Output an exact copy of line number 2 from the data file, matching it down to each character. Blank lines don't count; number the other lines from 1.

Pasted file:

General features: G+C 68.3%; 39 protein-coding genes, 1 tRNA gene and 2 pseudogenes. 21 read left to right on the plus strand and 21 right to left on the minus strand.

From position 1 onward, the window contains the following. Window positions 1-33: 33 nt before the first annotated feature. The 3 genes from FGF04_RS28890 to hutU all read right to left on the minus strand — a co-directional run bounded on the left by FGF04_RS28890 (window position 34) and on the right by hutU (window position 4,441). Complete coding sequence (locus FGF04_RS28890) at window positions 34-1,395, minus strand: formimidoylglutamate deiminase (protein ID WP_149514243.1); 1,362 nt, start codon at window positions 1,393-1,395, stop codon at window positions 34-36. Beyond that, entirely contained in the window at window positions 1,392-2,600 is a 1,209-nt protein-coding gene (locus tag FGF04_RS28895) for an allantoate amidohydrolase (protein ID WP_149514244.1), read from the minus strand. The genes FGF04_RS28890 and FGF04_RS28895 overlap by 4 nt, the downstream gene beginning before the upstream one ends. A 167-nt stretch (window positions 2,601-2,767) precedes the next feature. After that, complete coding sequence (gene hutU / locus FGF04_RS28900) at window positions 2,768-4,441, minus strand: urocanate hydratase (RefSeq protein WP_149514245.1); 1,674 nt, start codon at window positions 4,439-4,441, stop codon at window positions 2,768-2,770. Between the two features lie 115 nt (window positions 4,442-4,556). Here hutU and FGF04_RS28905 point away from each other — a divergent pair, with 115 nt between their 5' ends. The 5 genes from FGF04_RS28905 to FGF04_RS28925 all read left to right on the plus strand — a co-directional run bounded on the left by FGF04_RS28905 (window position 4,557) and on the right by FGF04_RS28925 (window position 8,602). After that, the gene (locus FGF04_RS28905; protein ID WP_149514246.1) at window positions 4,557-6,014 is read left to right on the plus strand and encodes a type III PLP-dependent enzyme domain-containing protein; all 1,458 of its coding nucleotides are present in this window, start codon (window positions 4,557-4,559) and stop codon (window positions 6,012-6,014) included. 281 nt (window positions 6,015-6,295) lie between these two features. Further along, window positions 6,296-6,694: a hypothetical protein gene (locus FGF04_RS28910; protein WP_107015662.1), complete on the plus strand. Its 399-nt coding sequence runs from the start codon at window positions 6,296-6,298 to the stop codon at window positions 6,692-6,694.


From position 1 onward, the window contains the following. Window positions 1-33: 33 nt before the first annotated feature. The 3 genes from FGF04_RS28890 to hutU all read right to left on the minus strand — a co-directional run bounded on the left by FGF04_RS28890 (window position 34) and on the right by hutU (window position 4,441). Complete coding sequence (locus FGF04_RS28890) at window positions 34-1,395, minus strand: formimidoylglutamate deiminase (protein ID WP_149514243.1); 1,362 nt, start codon at window positions 1,393-1,395, stop codon at window positions 34-36. Beyond that, entirely contained in the window at window positions 1,392-2,600 is a 1,209-nt protein-coding gene (locus tag FGF04_RS28895) for an allantoate amidohydrolase (protein ID WP_149514244.1), read from the minus strand. The genes FGF04_RS28890 and FGF04_RS28895 overlap by 4 nt, the downstream gene beginning before the upstream one ends. A 167-nt stretch (window positions 2,601-2,767) precedes the next feature. After that, complete coding sequence (gene hutU / locus FGF04_RS28900) at window positions 2,768-4,441, minus strand: urocanate hydratase (RefSeq protein WP_149514245.1); 1,674 nt, start codon at window positions 4,439-4,441, stop codon at window positions 2,768-2,770. Between the two features lie 115 nt (window positions 4,442-4,556). Here hutU and FGF04_RS28905 point away from each other — a divergent pair, with 115 nt between their 5' ends. The 5 genes from FGF04_RS28905 to FGF04_RS28925 all read left to right on the plus strand — a co-directional run bounded on the left by FGF04_RS28905 (window position 4,557) and on the right by FGF04_RS28925 (window position 8,602). After that, the gene (locus FGF04_RS28905; protein ID WP_149514246.1) at window positions 4,557-6,014 is read left to right on the plus strand and encodes a type III PLP-dependent enzyme domain-containing protein; all 1,458 of its coding nucleotides are present in this window, start codon (window positions 4,557-4,559) and stop codon (window positions 6,012-6,014) included. 281 nt (window positions 6,015-6,295) lie between these two features. Further along, window positions 6,296-6,694: a hypothetical protein gene (locus FGF04_RS28910; protein WP_107015662.1), complete on the plus strand. Its 399-nt coding sequence runs from the start codon at window positions 6,296-6,298 to the stop codon at window positions 6,692-6,694.